which means that the mode has only a weak strength in comparison with those of the normal fermion and the antiplasmino, whose residues are order of unity. It is worth mentioning that such a smallness of the residue is actually compatible with the results in the HTL approximation: The sum of the residues of the normal fermion and the anti-plasmino modes obtained in the HTL approximation is unity and thus the sum rule of the spectral function of the fermion is satisfied in the leading order. Therefore, one could have anticipated that the residue of the ultrasoft mode can not be the order of unity but should be of higher order.

Equations (15) through (18) for Yukawa theory are obtained for the first time and constitute the main results of the present work. We emphasize again that the usual HTL approximation HTL (); plasmino () is inapplicable in this ultrasoft energy region, and hence such an ultrasoft peak in the spectral function of the fermion necessarily has never been found before. As a summary, the respective coupling orders of the spectral properties of the ultrasoft mode are tabulated in Table. 1, together with those of the normal fermion and the antiplasmino obtained in the HTL approximation.

The pole given by Eq. (16) gives rise to a new peak in the spectral function of the fermion as


which is depicted in Fig. 3, where is set to zero. Since the expression of is not available in the literature, we simply adopt in the figure.

Figure 3: The spectral function in the fermion sector, Eq. (19), as a function of energy at zero momentum. The coupling constant is set to .
Figure 4: The dispersion relation in the fermionic sector. The coupling constant is set to . The vertical axis is the energy , while the horizontal axis is the momentum . The solid (blue) lines correspond to the normal fermion and the antiplasmino, while the bold solid (red) one to the ultrasoft mode. Notice that since we focus on the fermion sector, the antiplasmino appears instead of the plasmino. The dotted lines denote the light cone. Since our analysis on the ultrasoft mode is valid only in , the plot in may not have physical meaning. The residue of the antiplasmino becomes exponentially small for , so the plot of the antiplasmino does not represent physical excitation in , either.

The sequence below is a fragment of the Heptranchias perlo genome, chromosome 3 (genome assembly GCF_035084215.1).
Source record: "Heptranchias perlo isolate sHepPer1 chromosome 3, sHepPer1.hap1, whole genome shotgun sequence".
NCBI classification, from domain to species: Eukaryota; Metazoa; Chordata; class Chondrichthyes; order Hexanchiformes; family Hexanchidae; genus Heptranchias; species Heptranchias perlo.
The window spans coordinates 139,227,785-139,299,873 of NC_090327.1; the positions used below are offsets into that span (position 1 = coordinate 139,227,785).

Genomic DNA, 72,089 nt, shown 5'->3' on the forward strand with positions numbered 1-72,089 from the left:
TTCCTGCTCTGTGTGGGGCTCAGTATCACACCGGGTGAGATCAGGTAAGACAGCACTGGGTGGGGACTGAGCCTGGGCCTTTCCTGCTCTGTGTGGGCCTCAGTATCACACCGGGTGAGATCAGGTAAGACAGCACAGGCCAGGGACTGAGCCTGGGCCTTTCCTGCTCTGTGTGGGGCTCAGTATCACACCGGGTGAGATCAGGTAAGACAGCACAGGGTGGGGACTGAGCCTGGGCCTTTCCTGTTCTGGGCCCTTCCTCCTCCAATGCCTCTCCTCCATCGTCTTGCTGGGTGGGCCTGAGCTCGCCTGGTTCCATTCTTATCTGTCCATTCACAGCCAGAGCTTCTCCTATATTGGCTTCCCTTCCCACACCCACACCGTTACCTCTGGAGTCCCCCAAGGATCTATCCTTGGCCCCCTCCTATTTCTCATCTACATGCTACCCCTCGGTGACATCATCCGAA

ultrasoft mode

normal fermion,


energy scale
damping rate
Table 1: The respective coupling orders of the three fermionic modes. The momentum of the ultrasoft mode is set to , while the momenta of the HTL results plasmon (); scalar () are set to zero.
Figure 5: Some of the ladder class diagrams. The solid and dashed line are the dressed propagators of the fermion and the scalar boson, respectively.

3 Absence of Vertex Correction

So far, we have considered the one-loop diagram. We need to check that the higher-order loops are suppressed by the coupling constant. This task would not be straightforward because, appears in the denominator, as seen in Eq. (13), which could make invalid the naive expansion in terms of the coupling constant. The possible diagrams contributing in the leading order are ladder diagrams shown in Fig. 5 because the fermion-boson pair of the propagators gives a contribution of order , and the vertex gives . However, there is a special suppression mechanism in the present case with the scalar coupling. For example, let us evaluate the first diagram in Fig. 5, at small . The self-energy is evaluated to be